'One participant said…’: The implications of quotations from biographical talk.
Qualitative Research, 12(4) pp. 388–401.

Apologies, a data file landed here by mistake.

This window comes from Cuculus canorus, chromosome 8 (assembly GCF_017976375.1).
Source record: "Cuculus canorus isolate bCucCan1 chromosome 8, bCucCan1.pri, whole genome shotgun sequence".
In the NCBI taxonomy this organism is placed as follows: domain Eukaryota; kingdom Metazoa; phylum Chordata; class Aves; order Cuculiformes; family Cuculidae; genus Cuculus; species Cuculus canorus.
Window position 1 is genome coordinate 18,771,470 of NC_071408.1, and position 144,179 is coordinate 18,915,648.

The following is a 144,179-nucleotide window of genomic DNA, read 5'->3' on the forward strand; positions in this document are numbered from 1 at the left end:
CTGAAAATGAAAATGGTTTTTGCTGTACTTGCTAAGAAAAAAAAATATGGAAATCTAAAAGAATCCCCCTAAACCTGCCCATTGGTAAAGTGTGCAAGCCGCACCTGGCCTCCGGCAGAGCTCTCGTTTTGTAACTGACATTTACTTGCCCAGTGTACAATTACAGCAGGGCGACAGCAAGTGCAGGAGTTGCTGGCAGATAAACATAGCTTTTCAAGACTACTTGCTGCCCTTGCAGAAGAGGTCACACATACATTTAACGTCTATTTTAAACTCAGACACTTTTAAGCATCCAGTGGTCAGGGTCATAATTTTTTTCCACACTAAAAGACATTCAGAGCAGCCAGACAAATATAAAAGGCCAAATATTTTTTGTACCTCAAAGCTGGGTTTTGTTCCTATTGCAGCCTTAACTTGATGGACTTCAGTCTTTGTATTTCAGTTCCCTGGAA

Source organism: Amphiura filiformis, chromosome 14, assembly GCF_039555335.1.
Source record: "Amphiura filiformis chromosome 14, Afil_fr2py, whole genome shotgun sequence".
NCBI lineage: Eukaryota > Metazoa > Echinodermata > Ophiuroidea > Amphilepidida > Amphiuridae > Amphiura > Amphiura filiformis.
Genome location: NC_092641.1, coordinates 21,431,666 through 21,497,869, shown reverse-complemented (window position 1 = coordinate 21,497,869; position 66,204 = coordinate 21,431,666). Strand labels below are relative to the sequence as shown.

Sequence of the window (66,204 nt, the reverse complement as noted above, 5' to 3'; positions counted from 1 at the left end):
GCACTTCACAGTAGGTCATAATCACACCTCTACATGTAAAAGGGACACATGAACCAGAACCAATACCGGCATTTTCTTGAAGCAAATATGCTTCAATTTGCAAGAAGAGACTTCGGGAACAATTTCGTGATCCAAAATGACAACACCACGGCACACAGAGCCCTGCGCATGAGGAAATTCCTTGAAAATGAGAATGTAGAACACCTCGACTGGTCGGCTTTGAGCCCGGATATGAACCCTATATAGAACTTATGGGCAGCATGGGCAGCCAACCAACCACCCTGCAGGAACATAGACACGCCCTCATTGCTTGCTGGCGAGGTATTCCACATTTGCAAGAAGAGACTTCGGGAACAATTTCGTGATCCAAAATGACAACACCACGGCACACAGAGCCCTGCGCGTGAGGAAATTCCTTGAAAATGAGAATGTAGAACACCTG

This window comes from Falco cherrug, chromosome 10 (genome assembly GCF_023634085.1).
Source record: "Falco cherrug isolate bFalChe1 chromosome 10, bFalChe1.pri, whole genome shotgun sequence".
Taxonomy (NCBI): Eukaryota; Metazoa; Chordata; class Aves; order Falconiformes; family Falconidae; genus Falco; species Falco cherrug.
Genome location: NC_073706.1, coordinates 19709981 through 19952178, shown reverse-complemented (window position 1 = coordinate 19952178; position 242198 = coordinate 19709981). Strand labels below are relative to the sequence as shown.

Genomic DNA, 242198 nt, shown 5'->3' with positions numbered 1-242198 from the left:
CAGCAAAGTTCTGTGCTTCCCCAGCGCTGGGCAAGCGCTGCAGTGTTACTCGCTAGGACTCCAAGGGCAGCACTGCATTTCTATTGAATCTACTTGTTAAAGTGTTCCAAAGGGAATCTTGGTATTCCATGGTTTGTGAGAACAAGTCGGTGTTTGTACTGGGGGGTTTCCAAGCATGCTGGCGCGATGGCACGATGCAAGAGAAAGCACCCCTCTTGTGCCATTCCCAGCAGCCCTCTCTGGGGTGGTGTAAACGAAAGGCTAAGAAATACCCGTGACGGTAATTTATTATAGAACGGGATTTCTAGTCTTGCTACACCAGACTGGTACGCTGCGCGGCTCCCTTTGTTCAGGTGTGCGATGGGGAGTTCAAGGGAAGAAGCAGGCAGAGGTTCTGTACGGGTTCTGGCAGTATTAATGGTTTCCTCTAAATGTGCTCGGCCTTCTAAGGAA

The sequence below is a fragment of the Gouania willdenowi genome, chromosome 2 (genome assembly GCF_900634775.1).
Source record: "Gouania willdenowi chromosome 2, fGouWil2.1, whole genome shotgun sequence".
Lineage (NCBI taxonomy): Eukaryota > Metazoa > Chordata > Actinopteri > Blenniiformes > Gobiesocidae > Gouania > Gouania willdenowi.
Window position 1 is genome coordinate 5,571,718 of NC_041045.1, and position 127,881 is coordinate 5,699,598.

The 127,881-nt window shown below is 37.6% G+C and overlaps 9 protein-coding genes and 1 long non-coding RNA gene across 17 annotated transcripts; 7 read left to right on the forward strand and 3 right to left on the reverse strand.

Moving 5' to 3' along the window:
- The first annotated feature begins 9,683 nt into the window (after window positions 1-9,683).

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Quotations from biographical talk are widely used in the presentation and writing up of qualitative research. This article discusses the unintended implications which such quotations can carry, partly as a result of the conventions for introducing them and because the basis for their selection is often unclear. These implications are discussed in terms of consistency. An assumption of consistency as an aspect of the talk or the person speaking is problematic because it disregards the situated and variable nature of talk, including talk about memory, and can invoke an over-simple model of the speaker. The article proposes that consistency should not be assumed but become a focus for analysis. An example is presented of an analysis of biographical talk about creative work, following an approach derived from social and discursive psychology. Consistencies in a speaker’s repeated accounts of the same job are interpreted in terms of both discursive resources around contemporary creative working, and ‘local resources’ which are derived from the speaker’s ‘discursive apprenticeship’ with his own family.
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